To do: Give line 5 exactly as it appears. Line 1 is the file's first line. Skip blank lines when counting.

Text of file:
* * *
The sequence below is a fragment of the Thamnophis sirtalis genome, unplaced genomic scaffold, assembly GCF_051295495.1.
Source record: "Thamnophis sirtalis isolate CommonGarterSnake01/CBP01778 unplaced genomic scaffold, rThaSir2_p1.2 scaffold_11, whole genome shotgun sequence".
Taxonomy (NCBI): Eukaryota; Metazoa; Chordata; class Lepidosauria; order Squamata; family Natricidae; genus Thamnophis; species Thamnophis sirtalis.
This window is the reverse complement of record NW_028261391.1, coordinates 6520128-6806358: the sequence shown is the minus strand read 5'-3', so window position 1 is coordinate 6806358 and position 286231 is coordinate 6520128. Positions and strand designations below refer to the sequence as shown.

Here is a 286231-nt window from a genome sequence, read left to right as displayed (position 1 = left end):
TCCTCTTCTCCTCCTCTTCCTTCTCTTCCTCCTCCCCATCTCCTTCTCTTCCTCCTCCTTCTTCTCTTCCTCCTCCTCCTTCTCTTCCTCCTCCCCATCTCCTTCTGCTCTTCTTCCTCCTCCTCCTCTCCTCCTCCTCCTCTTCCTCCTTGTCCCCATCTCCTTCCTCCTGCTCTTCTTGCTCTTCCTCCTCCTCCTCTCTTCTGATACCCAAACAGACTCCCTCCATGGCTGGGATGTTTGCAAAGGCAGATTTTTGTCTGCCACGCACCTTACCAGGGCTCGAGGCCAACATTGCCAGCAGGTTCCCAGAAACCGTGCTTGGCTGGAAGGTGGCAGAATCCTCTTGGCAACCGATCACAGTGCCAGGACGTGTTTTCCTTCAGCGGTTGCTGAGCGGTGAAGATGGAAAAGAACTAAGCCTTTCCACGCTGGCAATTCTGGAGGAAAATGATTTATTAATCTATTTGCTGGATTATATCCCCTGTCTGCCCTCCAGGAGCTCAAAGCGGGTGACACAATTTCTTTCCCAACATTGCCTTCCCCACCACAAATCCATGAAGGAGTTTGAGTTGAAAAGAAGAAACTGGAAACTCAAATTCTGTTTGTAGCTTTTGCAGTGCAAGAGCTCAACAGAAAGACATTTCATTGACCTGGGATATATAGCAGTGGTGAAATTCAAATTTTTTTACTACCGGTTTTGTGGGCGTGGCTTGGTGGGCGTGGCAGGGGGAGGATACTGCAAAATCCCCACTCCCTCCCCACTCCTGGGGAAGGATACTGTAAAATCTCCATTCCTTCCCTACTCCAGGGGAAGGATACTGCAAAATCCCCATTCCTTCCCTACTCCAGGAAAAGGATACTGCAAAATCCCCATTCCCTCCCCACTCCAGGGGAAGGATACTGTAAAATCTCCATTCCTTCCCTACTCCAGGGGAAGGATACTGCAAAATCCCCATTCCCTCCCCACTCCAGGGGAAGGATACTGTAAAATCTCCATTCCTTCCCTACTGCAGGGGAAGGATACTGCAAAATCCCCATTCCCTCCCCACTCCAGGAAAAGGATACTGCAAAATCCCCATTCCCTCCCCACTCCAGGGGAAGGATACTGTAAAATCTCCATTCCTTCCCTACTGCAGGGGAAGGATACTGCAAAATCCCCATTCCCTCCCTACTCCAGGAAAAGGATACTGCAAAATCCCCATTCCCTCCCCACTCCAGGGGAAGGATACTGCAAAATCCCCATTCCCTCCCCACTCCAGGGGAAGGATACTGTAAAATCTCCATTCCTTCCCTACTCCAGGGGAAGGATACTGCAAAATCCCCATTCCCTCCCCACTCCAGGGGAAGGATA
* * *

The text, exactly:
Here is a 286231-nt window from a genome sequence, read left to right as displayed (position 1 = left end):